In the energy sector, BIMSTEC has already conducted feasibility study and established task force on trans-gas pipeline and trans-power exchange. These initiatives could be tied to initiatives of the sub-regional forum South Asia Sub-regional Economic Cooperation (SASEC) comprising India, Bhutan, Nepal and Bangladesh. The advantage of this is that all the member-states of SASEC are also members of BIMSTEC.

In the trade and investment sector, despite the establishment of the BIMSTEC Free Trade Area Framework Agreement in 2004, there has been little concrete progress in finalising agreement on trade within the BIMSTEC. The joint declaration of the third BIMSTEC summit held in March this year only reiterated the need to expedite the progress of finalising agreement on trade in goods.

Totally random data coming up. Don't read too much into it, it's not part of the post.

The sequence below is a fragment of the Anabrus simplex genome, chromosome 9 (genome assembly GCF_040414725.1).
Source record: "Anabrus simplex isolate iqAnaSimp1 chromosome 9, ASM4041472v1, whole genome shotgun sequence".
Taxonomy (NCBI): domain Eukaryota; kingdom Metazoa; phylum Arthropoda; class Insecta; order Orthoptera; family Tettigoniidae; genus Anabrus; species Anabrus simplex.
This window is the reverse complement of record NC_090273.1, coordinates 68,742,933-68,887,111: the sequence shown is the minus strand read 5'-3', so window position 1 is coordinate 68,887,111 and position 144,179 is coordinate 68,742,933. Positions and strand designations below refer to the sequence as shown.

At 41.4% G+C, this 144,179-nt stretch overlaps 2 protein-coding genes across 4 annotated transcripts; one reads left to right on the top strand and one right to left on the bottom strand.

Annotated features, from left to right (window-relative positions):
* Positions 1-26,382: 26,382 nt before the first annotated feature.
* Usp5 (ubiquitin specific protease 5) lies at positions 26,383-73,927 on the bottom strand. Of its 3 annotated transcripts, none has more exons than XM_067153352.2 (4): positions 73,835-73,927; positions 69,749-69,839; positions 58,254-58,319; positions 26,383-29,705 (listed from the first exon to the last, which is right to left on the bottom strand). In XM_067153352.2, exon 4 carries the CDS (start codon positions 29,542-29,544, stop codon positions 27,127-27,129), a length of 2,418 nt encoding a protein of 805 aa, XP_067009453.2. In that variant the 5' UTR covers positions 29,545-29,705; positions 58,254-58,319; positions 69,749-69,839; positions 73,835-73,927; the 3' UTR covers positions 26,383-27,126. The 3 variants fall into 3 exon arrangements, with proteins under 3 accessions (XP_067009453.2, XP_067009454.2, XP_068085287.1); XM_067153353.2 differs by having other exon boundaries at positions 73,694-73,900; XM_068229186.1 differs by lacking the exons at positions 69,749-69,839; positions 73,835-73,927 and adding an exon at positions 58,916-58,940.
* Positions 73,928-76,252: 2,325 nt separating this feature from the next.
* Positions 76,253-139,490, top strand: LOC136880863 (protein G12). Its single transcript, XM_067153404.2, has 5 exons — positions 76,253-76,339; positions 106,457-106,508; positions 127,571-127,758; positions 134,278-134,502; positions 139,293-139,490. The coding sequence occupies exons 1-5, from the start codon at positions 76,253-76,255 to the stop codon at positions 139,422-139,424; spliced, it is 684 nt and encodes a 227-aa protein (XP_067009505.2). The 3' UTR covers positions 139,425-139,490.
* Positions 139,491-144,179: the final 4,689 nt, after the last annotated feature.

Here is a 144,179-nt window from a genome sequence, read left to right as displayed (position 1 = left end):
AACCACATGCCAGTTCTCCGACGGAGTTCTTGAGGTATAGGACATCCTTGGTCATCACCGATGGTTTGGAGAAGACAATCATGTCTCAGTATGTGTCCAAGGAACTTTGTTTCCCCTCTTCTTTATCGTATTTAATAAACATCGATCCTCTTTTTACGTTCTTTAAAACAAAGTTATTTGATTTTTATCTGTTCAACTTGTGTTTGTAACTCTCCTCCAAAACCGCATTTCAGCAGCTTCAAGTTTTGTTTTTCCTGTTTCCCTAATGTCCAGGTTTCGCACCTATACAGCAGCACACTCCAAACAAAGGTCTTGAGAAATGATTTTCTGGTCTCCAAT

Since all BIMSTEC members are members of regional organisations such as SAARC and ASEAN, they can take advantage of the various regional economic arrangements in which they are already linked to each other.

But most importantly, BIMSTEC needs to be brought down to the people from the high governmental meetings. Activate people-centric initiatives to ensure engagement and involvement of the society in projects developed under BIMSTEC. This can start by simply involving people in the borderlands and coastal areas. For relations that are most active and diversified are those among people living in the borderlands. In fact, rather than initiating new projects, streamlining some of the already existing socio-economic linkages could go a long way in strengthening and sustaining the BIMSTEC.

Courtesy: www.thesarcist.org

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K. Yhome

K. Yhome

K. Yhome was Senior Fellow with ORFs Neighbourhood Regional Studies Initiative. His research interests include Indias regional diplomacy regional and sub-regionalism in South and Southeast ...